There comes a point in many chicken enthusiasts’ lives when they long to experience hatching and raising their own chicks. Essentially there are two choices when it comes to hatching your own chicken eggs; natural incubation under a hen or artificial incubation in an incubator. In this article I will offer some thoughts on hatching chicken eggs naturally.
Some of the benefits of natural incubation are:
- You can leave everything up to Mother Nature - what will be will be.
- Watching a good mother hen teaching her chicks how to find food and dust bathe etc. is a joy to behold.
- Chicks hatched and raised naturally can tend to be more robust.
- You can't choose when, or even if, you will have a hen go broody.
- She will stop laying eggs whilst she is broody, and will not start laying again until her chicks are well developed (that could mean as many as four months without eggs from her).
- There is a limit to the number of chicks one hen can hatch and raise.
- Not all hens make good mothers; some can be clumsy and break the eggs they are supposed to be hatching, others will ignore their newly hatched chicks, some may even peck at and attack them (have a back-up plan for brooding the chicks yourself in case the need arises).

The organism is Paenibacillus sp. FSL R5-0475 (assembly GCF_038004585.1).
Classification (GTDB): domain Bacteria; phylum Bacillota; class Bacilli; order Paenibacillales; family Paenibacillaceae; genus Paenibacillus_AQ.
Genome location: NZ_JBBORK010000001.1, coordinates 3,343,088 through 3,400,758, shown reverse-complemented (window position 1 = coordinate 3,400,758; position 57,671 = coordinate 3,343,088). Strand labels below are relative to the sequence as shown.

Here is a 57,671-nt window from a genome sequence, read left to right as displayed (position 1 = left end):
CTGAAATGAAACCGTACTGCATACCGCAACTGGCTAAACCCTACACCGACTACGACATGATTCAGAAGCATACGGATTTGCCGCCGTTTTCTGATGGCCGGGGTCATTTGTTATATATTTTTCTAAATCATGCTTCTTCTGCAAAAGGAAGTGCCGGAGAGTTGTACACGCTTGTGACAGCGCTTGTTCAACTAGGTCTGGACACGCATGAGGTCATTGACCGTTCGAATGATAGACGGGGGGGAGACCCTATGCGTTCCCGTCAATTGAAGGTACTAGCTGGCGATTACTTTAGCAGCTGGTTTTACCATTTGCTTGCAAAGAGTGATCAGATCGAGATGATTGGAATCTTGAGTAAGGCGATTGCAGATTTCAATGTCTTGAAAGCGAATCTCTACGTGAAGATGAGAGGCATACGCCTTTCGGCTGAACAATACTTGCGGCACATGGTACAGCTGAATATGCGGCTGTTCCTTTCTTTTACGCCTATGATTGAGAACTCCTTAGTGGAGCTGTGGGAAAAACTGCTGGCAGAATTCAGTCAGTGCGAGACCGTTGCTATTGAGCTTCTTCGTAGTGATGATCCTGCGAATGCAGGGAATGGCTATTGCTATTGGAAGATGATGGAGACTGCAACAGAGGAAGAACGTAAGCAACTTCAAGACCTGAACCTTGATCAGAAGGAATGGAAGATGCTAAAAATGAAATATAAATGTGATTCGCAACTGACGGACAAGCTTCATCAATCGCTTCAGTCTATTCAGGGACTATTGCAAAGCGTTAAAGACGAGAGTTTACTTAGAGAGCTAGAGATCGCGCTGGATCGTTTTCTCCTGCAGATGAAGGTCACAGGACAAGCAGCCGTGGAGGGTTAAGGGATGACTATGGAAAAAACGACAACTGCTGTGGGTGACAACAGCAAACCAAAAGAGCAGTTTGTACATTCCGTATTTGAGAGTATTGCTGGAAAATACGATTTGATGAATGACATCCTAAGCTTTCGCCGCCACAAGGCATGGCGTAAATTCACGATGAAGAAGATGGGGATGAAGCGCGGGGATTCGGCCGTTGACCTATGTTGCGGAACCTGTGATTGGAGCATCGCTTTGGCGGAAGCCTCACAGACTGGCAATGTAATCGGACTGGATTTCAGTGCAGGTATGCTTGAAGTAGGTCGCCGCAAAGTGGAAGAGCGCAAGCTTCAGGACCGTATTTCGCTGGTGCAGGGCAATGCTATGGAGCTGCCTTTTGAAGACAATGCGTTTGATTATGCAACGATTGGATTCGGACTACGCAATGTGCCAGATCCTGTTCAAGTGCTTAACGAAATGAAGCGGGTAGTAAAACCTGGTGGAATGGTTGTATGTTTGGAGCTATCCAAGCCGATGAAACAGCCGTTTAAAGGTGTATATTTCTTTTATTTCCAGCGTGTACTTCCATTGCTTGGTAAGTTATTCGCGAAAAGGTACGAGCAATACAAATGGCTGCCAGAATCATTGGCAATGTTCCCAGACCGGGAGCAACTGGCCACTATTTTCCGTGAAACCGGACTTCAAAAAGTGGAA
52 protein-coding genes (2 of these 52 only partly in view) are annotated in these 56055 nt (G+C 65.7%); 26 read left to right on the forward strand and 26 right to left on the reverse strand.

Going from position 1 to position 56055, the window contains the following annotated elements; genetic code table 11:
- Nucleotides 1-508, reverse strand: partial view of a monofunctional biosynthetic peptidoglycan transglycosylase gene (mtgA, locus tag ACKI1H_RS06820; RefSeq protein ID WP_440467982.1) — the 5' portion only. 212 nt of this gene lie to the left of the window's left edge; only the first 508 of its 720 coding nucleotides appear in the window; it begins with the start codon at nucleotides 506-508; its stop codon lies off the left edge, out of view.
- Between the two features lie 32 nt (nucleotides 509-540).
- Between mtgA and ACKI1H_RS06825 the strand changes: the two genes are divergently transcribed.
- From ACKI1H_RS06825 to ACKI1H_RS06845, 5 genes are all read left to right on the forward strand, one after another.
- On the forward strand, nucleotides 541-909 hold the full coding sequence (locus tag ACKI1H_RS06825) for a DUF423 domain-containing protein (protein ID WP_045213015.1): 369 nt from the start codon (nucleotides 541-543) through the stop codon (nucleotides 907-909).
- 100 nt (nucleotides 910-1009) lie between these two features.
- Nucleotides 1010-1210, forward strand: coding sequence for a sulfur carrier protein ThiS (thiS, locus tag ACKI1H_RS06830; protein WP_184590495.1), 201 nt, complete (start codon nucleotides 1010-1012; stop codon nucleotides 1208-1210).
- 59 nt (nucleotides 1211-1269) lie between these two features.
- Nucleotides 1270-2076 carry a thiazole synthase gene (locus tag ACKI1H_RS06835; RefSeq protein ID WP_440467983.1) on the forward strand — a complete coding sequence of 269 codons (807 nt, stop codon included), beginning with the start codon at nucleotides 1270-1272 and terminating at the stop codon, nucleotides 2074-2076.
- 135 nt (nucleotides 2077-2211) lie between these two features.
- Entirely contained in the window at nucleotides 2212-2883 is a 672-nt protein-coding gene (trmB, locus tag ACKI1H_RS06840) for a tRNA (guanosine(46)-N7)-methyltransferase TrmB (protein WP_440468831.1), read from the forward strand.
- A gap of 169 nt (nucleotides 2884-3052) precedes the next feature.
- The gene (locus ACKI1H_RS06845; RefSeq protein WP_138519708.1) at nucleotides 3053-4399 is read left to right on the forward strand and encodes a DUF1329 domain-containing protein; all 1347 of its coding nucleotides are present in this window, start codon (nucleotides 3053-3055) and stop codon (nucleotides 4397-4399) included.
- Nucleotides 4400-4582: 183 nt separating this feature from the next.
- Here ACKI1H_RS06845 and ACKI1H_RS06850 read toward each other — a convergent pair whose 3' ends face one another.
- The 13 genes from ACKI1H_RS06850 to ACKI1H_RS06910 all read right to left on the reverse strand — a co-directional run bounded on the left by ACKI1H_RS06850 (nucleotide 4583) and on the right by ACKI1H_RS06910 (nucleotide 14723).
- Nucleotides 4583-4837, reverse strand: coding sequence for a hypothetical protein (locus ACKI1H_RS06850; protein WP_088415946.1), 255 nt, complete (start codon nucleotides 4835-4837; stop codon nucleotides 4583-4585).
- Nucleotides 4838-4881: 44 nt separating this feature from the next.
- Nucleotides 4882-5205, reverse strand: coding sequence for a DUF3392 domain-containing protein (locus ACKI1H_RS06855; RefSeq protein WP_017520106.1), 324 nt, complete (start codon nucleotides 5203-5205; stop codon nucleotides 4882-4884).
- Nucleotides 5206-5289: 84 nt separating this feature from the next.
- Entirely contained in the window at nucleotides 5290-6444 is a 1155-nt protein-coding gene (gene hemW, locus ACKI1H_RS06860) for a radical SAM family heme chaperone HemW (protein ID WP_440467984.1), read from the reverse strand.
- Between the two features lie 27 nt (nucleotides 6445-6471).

Once you do have a broody she will probably benefit from a secluded nest and having food and water within easy reach. The nest is safest close to ground level to prevent any unfortunate accidents when the chicks are hatching out. A small coop or area of a coop if available can be an ideal solution as it also allows her and the chicks some safety and privacy if she is to raise them. She will need to leave the nest from time to time, but these periods will be brief, and unless she is quite young and / or flighty, she is not likely to abandon the nest unless she has cause to (i. e. a predator attack or if she knows there are no surviving chicks left to hatch out).
The biggest benefit of hatching chicken eggs naturally (in my opinion) is that you can, if you want to, leave everything up to the hen. It can be hard to resist visiting the nest to candle the eggs or check that none have been soiled or damaged, but it is probably fair to say that even without that additional help she is likely quite capable of successfully hatching out some chicks. All being well, in around 21 days, you will be enjoying watching your broody with her brood. Good luck!
© 2008 Gina Read
Gina is the author / editor of a free monthly online poultry magazine ‘The Keeping Chickens Newsletter’ full of raising chickens tips, articles and subscriber coops and photos. Go now to http://www.keepingchickensnewsletter.com and join!